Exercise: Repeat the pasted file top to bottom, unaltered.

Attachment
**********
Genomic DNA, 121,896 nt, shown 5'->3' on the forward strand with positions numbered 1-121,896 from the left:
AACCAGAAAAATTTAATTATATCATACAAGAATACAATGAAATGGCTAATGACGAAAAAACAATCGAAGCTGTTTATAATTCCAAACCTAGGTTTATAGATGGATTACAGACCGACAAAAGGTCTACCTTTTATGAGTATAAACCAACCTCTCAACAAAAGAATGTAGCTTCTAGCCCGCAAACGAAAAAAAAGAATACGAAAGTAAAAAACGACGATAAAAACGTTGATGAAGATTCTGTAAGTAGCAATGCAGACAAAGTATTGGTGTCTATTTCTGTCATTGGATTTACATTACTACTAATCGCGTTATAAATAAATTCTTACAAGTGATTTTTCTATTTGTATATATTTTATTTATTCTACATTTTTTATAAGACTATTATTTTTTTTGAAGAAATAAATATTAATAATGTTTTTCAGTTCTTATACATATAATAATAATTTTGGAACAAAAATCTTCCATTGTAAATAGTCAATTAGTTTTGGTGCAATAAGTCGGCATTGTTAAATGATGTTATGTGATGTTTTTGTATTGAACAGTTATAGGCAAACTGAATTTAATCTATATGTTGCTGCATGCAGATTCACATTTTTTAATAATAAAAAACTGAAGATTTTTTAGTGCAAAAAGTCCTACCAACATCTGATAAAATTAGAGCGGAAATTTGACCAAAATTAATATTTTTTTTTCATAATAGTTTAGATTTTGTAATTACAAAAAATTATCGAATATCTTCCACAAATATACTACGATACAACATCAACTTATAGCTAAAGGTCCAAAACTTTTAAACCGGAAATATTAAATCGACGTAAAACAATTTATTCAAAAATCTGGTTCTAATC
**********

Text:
Genomic DNA, 121,896 nt, shown 5'->3' on the forward strand with positions numbered 1-121,896 from the left:
AACCAGAAAAATTTAATTATATCATACAAGAATACAATGAAATGGCTAATGACGAAAAAACAATCGAAGCTGTTTATAATTCCAAACCTAGGTTTATAGATGGATTACAGACCGACAAAAGGTCTACCTTTTATGAGTATAAACCAACCTCTCAACAAAAGAATGTAGCTTCTAGCCCGCAAACGAAAAAAAAGAATACGAAAGTAAAAAACGACGATAAAAACGTTGATGAAGATTCTGTAAGTAGCAATGCAGACAAAGTATTGGTGTCTATTTCTGTCATTGGATTTACATTACTACTAATCGCGTTATAAATAAATTCTTACAAGTGATTTTTCTATTTGTATATATTTTATTTATTCTACATTTTTTATAAGACTATTATTTTTTTTGAAGAAATAAATATTAATAATGTTTTTCAGTTCTTATACATATAATAATAATTTTGGAACAAAAATCTTCCATTGTAAATAGTCAATTAGTTTTGGTGCAATAAGTCGGCATTGTTAAATGATGTTATGTGATGTTTTTGTATTGAACAGTTATAGGCAAACTGAATTTAATCTATATGTTGCTGCATGCAGATTCACATTTTTTAATAATAAAAAACTGAAGATTTTTTAGTGCAAAAAGTCCTACCAACATCTGATAAAATTAGAGCGGAAATTTGACCAAAATTAATATTTTTTTTTCATAATAGTTTAGATTTTGTAATTACAAAAAATTATCGAATATCTTCCACAAATATACTACGATACAACATCAACTTATAGCTAAAGGTCCAAAACTTTTAAACCGGAAATATTAAATCGACGTAAAACAATTTATTCAAAAATCTGGTTCTAATC